Imagine this: You finish your work for the day, press “Send” to email files to your boss, then lean back in your chair, toss your feet up, and gaze out at the turquoise water and white sand beach.
And no, it’s not a screen saver.
Untethered to a desk, a commute, or a mortgage, digital nomads use technology to work remotely, earning a living while they travel the world.
We’ve seen some interim and provincial reports come out on schedule, but early March is when the bulk of financial information for the previous year becomes available to analysts, stockholders, and the general public in digestible form to varying degrees.
While most of us can simply watch or read the news and get a feeling for the state of the industry, there are others whose business depends on where we’re at and where we’re headed. They follow the numbers and trends more closely.
Media Advisory: Canada’s top industry associations’ presidents discuss importance of oil and natural gas in Alberta’s upcoming provincial election
Join the presidents of the Canadian Association of Petroleum Producers (CAPP), Petroleum Services Association of Canada (PSAC), Canadian Association of Oilwell Drilling Contractors (CAODC), Explorers and Producers Association of Canada (EPAC), and Canadian Energy Pipeline Association in a conversation about the important role energy will play in the upcoming provincial election.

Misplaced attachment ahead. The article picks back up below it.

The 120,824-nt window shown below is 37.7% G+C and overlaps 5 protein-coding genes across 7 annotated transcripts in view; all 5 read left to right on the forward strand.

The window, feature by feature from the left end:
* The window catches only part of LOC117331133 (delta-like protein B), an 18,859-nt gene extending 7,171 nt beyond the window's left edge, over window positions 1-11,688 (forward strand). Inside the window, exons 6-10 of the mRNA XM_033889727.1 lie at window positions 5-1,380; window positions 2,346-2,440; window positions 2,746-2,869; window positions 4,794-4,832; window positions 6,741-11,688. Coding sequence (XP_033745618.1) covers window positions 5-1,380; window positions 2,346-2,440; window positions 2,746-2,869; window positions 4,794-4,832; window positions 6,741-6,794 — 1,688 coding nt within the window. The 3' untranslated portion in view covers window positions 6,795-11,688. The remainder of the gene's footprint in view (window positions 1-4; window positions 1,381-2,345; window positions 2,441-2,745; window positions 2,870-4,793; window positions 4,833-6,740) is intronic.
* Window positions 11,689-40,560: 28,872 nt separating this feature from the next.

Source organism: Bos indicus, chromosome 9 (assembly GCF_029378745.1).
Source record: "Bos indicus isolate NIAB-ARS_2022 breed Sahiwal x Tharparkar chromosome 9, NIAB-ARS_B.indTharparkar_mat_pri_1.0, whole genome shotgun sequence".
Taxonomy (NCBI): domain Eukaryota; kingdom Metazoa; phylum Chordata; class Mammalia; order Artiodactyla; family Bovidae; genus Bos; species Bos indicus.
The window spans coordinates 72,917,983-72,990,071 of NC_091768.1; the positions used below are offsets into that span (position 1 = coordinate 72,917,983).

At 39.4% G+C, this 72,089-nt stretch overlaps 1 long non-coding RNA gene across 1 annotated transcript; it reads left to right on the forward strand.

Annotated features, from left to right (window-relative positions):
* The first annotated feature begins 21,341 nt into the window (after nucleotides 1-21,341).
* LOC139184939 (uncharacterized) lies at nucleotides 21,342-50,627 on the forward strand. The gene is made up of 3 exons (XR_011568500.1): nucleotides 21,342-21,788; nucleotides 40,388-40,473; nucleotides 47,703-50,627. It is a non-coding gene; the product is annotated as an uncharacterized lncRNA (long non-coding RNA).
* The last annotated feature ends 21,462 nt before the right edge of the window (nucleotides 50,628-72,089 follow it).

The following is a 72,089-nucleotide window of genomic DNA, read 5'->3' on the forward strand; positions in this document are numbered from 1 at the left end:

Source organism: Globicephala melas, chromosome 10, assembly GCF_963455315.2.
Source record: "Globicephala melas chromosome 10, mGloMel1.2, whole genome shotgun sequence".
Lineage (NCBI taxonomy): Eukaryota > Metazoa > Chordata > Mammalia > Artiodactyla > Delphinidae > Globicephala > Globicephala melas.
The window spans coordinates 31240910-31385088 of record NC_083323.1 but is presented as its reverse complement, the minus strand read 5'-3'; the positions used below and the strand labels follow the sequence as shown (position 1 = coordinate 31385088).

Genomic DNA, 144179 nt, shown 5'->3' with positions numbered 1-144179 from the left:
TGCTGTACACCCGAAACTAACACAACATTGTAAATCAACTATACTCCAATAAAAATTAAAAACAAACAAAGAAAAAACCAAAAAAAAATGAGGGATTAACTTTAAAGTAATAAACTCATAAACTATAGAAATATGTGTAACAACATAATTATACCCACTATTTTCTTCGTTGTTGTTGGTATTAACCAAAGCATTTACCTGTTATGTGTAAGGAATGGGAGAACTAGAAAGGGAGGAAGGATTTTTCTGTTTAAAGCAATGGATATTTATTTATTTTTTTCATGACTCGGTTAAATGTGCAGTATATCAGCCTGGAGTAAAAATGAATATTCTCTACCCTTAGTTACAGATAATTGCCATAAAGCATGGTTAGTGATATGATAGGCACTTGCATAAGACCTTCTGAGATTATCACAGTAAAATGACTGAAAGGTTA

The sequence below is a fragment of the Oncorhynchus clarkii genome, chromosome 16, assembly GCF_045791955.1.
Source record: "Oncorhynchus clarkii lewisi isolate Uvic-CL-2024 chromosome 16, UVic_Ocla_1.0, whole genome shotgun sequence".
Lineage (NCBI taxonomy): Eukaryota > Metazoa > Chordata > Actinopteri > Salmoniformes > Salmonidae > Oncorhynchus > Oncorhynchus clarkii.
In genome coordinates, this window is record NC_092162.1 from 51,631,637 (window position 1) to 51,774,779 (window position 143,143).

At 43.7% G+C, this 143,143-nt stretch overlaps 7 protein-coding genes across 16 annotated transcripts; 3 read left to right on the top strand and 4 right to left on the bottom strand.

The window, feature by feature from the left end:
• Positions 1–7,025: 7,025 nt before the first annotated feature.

This year’s Canadian Screen Awards won’t have a host — a move organizers say is a deliberate attempt to try something new amid a “crisis” of declining ratings and not something done out of necessity, like with the Oscars.
Beth Janson, CEO of the Academy of Canadian Cinema & Television, says the traditional approach of trying to attract viewers and channel-surfers by having a famous face as host is “a very old-fashioned way of thinking,” since TV audience habits have changed.
The comments by Public Safety Minister Ralph Goodale to reporters were the most specific indication yet from Ottawa on the timing of a politically sensitive announcement.
Officials are studying the security implications of 5G networks, the latest generation of cellular mobile communications. Some Canadian allies have already imposed restrictions on Huawei equipment, citing the risk of espionage.